Publisher: Island Press

ISBN: 1559634200

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In “Deep Design,” David Wann explores a new way of thinking about design, one that asks “What is our ultimate goal?” before the first step has even been taken. Designs that begin with such a question — whether in products, buildings, technologies, or communities — are sensitive to living systems, and can potentially accomplish their mission without the seemingly unavoidable side effects of pollution, erosion, congestion, and stress. Such “deep designs” meet the key criteria of renewability, recyclability, and nontoxicity. Often based on natural systems, they are easy to understand and implement, and provide more elegant approaches to getting the services and functions we need. Wann presents information gleaned from interviews with more than fifty innovative designers in a wide variety of fields, and describes numerous case studies that explain the concept and practice of deep design.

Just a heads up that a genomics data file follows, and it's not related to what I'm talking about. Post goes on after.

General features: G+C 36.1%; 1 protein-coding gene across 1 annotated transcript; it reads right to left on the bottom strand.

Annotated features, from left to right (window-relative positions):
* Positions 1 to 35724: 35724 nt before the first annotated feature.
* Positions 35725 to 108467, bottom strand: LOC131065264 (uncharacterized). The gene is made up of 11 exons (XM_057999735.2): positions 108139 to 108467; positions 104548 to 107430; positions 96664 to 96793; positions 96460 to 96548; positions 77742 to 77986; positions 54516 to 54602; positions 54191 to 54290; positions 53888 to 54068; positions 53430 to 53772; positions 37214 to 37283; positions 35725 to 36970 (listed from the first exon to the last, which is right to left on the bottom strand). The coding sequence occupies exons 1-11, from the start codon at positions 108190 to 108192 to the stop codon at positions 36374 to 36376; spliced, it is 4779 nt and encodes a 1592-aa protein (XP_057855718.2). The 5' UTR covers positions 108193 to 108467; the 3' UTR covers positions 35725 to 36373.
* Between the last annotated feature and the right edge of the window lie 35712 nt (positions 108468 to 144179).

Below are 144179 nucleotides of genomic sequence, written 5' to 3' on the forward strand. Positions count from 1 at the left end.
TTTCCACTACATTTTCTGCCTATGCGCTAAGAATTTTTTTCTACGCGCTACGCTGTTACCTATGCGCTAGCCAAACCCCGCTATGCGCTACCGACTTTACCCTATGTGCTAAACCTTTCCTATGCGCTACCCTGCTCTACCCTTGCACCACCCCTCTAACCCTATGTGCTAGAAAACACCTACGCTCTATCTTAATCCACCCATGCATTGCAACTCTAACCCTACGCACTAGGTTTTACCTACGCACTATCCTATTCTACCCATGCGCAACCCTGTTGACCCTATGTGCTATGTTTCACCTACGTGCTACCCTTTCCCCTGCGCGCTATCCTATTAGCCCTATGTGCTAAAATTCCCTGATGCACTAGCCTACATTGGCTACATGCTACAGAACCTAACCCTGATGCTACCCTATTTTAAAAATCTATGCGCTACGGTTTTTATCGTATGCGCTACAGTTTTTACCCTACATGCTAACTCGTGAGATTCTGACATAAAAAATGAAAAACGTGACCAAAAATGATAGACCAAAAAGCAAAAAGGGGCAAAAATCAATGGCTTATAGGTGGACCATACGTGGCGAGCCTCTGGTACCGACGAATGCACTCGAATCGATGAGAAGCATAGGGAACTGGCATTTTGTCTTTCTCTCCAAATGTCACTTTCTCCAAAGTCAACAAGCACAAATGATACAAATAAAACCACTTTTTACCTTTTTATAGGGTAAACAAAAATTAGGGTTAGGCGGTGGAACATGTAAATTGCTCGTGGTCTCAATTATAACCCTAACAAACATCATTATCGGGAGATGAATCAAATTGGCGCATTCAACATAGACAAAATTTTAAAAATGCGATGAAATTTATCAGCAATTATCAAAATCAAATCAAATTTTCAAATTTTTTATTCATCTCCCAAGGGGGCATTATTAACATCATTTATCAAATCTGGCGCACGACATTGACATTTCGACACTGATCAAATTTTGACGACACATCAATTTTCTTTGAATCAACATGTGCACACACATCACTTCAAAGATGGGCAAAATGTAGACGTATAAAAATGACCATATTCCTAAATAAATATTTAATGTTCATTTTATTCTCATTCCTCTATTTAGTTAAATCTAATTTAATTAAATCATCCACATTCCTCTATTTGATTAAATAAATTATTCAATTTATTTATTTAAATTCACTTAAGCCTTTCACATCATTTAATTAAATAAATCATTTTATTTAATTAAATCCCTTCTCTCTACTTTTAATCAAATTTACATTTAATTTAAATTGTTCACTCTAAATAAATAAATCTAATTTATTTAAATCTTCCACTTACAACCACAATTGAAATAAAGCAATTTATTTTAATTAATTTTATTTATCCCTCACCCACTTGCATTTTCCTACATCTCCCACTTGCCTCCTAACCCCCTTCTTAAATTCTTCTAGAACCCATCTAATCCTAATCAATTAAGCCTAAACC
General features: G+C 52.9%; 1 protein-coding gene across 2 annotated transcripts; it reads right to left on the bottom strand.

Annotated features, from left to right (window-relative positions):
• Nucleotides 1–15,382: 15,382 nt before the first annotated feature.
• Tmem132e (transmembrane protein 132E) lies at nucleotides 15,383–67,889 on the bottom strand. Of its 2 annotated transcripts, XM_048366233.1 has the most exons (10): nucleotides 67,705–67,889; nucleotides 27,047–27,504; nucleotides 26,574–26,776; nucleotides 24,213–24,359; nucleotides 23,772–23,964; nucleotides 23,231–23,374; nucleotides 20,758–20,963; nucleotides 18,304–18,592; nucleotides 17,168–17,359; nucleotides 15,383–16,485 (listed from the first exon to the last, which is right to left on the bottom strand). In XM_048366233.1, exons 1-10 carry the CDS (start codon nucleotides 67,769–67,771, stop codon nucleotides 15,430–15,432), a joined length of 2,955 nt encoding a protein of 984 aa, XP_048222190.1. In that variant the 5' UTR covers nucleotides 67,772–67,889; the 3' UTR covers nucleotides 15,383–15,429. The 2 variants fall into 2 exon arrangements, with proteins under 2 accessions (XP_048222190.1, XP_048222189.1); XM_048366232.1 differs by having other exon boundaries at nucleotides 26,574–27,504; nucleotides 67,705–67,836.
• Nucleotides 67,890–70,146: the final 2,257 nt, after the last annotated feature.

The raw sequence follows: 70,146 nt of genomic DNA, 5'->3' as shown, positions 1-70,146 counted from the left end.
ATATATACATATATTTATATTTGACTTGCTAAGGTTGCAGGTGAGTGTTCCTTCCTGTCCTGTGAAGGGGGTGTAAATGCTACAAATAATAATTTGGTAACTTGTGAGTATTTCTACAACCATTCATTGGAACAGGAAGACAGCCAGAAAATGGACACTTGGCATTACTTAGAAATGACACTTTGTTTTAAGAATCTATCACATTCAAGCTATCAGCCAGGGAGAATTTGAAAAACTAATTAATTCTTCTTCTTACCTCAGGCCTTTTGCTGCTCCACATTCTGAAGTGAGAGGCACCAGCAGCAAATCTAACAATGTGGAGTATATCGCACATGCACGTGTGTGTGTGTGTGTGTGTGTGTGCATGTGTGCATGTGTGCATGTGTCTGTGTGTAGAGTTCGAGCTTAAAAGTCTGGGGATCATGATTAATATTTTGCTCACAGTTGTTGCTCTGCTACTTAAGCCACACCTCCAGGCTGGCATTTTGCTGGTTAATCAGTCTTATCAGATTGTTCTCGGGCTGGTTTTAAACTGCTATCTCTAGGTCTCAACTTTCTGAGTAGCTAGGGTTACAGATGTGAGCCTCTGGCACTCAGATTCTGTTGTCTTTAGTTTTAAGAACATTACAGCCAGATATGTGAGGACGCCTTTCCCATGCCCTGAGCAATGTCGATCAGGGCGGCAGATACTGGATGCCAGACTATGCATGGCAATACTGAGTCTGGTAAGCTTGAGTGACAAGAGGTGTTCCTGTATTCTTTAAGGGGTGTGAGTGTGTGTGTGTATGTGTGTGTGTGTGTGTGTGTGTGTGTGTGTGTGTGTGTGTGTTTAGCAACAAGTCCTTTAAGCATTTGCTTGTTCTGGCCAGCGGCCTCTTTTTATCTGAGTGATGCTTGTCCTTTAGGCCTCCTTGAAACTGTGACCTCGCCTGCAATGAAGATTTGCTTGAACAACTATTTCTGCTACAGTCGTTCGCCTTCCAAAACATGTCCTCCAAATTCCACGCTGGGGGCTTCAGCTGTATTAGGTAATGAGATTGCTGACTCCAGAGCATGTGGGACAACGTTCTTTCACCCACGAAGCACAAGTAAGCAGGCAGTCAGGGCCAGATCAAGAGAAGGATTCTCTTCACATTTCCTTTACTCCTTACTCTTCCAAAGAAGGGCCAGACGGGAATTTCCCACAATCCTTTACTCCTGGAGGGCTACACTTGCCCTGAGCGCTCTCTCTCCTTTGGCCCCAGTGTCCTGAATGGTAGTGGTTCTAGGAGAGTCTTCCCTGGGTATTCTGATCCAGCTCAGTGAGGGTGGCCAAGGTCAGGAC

Hardcover, 230 pages
Publication date: January 1996

Table of Contents
Foreword By Paul Hawken
Preface
Ch. 1. Deep Design: From the Visionary to the Pragmatic
Ch. 2. The Social-Environmental Connection: What Do We Want, and How Can Design Deliver It?
Ch. 3. Design at the Molecular Level: Pathways to Chemicals That Fit
Ch. 4. In Search of the Soft Path: Efficiency and Renewable Energy
Ch. 5. Re-envisioning Agriculture: Pathways to Regenerative Systems
Ch. 6. A Near-Perfect World, If You’re a Wheel: Designing Communities That Work
Ch. 7. Design Criteria That Work: How Should We Think about Design?
Ch. 8. Design for Environment: Making It Better
Ch. 9. The Evolution of Design Species: Toward a Best-Case Scenario of Diversity, Conservation, and Caretaking
Notes
Index

Ancient Futures : Learning from Ladakh

Ancient Futures : Learning from LadakhAuthor(s): Helena Norberg-Hodge, Peter Matthiessen

Publisher: Sierra Club Books

ISBN: 0871566435

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The swiftly evolving socioeconomic life of Ladakh, whose people struggle to balance growth and technology with cultural values, offers crucial lessons in sustainable development. This gripping portrait of the western Himalayan land known as “Little Tibet” moves from the author’s first visit to idyllic, nonindustrial Ladakh in 1974 to the present, tracking profound changes as the region was opened to foreign tourists, Western goods and technologies, and pressures for economic growth. These changes in turn brought generational conflict, unemployment, inflation, environmental damage, and threats to the traditional way of life.